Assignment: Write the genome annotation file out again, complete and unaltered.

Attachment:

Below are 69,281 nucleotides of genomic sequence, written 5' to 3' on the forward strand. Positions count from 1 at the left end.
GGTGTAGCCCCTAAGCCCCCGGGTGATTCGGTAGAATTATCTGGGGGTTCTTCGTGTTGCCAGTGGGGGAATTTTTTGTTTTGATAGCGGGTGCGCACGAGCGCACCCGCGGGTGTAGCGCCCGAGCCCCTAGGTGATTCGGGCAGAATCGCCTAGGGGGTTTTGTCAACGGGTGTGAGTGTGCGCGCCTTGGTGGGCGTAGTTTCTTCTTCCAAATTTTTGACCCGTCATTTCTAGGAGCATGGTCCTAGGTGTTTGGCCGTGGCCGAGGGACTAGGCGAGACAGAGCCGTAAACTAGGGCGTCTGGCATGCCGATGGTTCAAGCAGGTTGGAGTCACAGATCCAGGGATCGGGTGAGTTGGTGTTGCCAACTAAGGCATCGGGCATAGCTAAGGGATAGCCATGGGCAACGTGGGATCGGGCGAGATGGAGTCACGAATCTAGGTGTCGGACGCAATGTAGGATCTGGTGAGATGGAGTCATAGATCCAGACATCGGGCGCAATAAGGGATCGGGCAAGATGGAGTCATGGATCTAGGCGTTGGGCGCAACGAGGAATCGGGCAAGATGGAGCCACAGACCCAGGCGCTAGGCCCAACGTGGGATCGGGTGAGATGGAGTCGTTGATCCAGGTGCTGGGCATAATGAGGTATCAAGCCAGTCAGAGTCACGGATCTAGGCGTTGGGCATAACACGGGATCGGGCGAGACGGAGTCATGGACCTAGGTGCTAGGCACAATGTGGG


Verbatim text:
Below are 69,281 nucleotides of genomic sequence, written 5' to 3' on the forward strand. Positions count from 1 at the left end.
GGTGTAGCCCCTAAGCCCCCGGGTGATTCGGTAGAATTATCTGGGGGTTCTTCGTGTTGCCAGTGGGGGAATTTTTTGTTTTGATAGCGGGTGCGCACGAGCGCACCCGCGGGTGTAGCGCCCGAGCCCCTAGGTGATTCGGGCAGAATCGCCTAGGGGGTTTTGTCAACGGGTGTGAGTGTGCGCGCCTTGGTGGGCGTAGTTTCTTCTTCCAAATTTTTGACCCGTCATTTCTAGGAGCATGGTCCTAGGTGTTTGGCCGTGGCCGAGGGACTAGGCGAGACAGAGCCGTAAACTAGGGCGTCTGGCATGCCGATGGTTCAAGCAGGTTGGAGTCACAGATCCAGGGATCGGGTGAGTTGGTGTTGCCAACTAAGGCATCGGGCATAGCTAAGGGATAGCCATGGGCAACGTGGGATCGGGCGAGATGGAGTCACGAATCTAGGTGTCGGACGCAATGTAGGATCTGGTGAGATGGAGTCATAGATCCAGACATCGGGCGCAATAAGGGATCGGGCAAGATGGAGTCATGGATCTAGGCGTTGGGCGCAACGAGGAATCGGGCAAGATGGAGCCACAGACCCAGGCGCTAGGCCCAACGTGGGATCGGGTGAGATGGAGTCGTTGATCCAGGTGCTGGGCATAATGAGGTATCAAGCCAGTCAGAGTCACGGATCTAGGCGTTGGGCATAACACGGGATCGGGCGAGACGGAGTCATGGACCTAGGTGCTAGGCACAATGTGGG